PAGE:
Material Product Accounts in Soviet-type Societies
In the Soviet Union and later other socialist countries in Eastern Europe, China and Cuba, a system of social accounts was created based around the notion of the "material product" (Material Product System, or MPS). This was an alternative to GDP based accounts. Behind the MPS was a modernization theory according to which the criterion of progress consisted of the physical quantity of material goods being produced.
This system was, paradoxically, strongly influenced by Marx's critique of wealth creation in capitalist society, and his distinction between capitalistically productive and unproductive labour. The "material product" represented, in price terms, the net new value created annually by the production of tangible material goods. Many service industries were excluded from the material product; a rigorous statistical attempt was made to separate out a productive sector and an unproductive sector. Enterprise managers could be punished by law if they failed to provide accurate information.
Dissident socialists objected to this approach, because they felt that in a socialist society, "productive" labour should really be defined by such things as:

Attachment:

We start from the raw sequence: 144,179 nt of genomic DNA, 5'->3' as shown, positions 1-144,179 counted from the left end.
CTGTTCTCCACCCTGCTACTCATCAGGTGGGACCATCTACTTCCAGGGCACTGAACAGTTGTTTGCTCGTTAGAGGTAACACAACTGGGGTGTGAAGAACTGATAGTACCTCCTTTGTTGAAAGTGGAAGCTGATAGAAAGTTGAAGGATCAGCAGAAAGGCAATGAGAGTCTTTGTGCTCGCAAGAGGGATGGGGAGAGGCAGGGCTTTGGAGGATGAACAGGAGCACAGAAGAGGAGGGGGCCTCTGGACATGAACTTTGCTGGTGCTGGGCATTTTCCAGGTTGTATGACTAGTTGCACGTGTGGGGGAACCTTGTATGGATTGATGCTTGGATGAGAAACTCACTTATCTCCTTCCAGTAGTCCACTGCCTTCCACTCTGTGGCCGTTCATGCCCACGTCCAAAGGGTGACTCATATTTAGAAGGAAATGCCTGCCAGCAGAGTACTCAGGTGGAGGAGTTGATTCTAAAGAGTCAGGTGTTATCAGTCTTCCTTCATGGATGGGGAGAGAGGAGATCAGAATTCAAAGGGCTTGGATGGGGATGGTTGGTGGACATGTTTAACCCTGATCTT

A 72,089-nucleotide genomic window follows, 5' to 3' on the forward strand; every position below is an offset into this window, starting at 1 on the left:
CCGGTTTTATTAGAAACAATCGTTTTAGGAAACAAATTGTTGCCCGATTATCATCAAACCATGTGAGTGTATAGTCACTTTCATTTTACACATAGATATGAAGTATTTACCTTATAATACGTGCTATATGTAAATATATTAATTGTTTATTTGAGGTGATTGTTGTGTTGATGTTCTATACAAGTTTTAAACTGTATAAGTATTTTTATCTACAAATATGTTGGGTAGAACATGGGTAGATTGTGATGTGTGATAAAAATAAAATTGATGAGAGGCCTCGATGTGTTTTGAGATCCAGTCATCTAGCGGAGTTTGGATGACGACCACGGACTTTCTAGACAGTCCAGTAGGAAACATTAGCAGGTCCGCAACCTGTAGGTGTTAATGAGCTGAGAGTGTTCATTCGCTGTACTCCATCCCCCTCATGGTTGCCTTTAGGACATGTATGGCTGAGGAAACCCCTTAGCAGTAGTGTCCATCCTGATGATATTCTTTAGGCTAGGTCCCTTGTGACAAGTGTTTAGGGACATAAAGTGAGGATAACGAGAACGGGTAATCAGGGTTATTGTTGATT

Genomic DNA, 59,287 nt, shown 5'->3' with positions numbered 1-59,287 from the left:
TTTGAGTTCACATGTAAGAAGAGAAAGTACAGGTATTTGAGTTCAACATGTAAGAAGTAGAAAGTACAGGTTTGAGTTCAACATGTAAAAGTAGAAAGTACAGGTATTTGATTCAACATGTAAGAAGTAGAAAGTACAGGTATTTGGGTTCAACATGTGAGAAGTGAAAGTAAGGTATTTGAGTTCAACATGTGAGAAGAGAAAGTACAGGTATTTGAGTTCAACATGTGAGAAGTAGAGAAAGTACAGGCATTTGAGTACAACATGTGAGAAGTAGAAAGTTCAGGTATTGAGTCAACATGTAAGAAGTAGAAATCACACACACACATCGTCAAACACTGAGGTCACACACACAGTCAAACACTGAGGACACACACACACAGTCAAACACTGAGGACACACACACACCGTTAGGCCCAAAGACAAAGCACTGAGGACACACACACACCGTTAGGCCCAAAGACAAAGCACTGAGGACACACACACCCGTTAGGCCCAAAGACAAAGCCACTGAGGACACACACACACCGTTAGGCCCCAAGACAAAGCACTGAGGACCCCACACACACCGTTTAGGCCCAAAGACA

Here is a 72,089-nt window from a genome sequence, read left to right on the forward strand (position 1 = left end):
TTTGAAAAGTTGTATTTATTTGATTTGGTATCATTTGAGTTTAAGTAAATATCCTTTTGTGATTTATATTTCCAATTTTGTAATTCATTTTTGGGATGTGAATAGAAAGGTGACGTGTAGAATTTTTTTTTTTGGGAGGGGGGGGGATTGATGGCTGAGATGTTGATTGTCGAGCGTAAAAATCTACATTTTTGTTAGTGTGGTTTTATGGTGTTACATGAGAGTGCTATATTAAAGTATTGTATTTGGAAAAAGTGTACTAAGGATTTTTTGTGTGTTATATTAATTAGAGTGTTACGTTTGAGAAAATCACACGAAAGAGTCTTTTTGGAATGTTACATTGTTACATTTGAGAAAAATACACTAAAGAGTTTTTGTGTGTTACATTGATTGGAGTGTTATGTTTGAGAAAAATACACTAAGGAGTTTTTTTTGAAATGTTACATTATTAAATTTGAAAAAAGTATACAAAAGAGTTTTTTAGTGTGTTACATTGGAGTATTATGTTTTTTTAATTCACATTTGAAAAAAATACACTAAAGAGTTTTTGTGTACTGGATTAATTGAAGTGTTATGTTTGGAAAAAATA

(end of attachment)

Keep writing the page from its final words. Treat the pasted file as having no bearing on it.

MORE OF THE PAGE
- whether the labour increases tangible wealth
- whether it is socially useful
- whether it is ecologically responsible
- whether it promotes human satisfaction
- whether it promotes human development
- whether it promotes human health and wellbeing
Since the end of communist rule in the USSR and Eastern Europe, however, the material product system has been abandoned, and new GDP-based accounts have been implemented following international standards recommended by the International Monetary Fund, the World Bank and the United Nations System of National Accounts (UNSNA). The advantage of this change is that economic activity is more comprehensively valued and visible in monetary terms; a possible disadvantage is that no national accounting is done anymore of physical product units (e.g., x tons of steel produced, or y number of tractors assembled).
Read more about this topic: Productive And Unproductive Labour
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